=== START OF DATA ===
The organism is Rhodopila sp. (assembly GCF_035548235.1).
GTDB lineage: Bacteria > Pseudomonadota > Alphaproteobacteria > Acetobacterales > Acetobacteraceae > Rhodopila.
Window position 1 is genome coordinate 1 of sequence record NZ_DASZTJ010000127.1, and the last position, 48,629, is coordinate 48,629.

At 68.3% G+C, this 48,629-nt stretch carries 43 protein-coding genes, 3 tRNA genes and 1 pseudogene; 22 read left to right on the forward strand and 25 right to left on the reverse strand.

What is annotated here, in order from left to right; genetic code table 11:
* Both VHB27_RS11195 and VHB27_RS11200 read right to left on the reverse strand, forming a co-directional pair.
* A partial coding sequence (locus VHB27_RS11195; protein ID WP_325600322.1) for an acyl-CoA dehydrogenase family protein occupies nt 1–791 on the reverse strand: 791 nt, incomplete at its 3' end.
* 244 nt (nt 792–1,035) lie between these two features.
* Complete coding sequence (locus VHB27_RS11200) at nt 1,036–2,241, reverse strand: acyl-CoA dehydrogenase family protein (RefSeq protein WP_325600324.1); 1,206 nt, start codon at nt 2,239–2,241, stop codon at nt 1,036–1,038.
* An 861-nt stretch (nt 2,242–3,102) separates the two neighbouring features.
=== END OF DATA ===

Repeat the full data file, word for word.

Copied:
The organism is Rhodopila sp. (assembly GCF_035548235.1).
GTDB lineage: Bacteria > Pseudomonadota > Alphaproteobacteria > Acetobacterales > Acetobacteraceae > Rhodopila.
Window position 1 is genome coordinate 1 of sequence record NZ_DASZTJ010000127.1, and the last position, 48,629, is coordinate 48,629.

At 68.3% G+C, this 48,629-nt stretch carries 43 protein-coding genes, 3 tRNA genes and 1 pseudogene; 22 read left to right on the forward strand and 25 right to left on the reverse strand.

What is annotated here, in order from left to right; genetic code table 11:
* Both VHB27_RS11195 and VHB27_RS11200 read right to left on the reverse strand, forming a co-directional pair.
* A partial coding sequence (locus VHB27_RS11195; protein ID WP_325600322.1) for an acyl-CoA dehydrogenase family protein occupies nt 1–791 on the reverse strand: 791 nt, incomplete at its 3' end.
* 244 nt (nt 792–1,035) lie between these two features.
* Complete coding sequence (locus VHB27_RS11200) at nt 1,036–2,241, reverse strand: acyl-CoA dehydrogenase family protein (RefSeq protein WP_325600324.1); 1,206 nt, start codon at nt 2,239–2,241, stop codon at nt 1,036–1,038.
* An 861-nt stretch (nt 2,242–3,102) separates the two neighbouring features.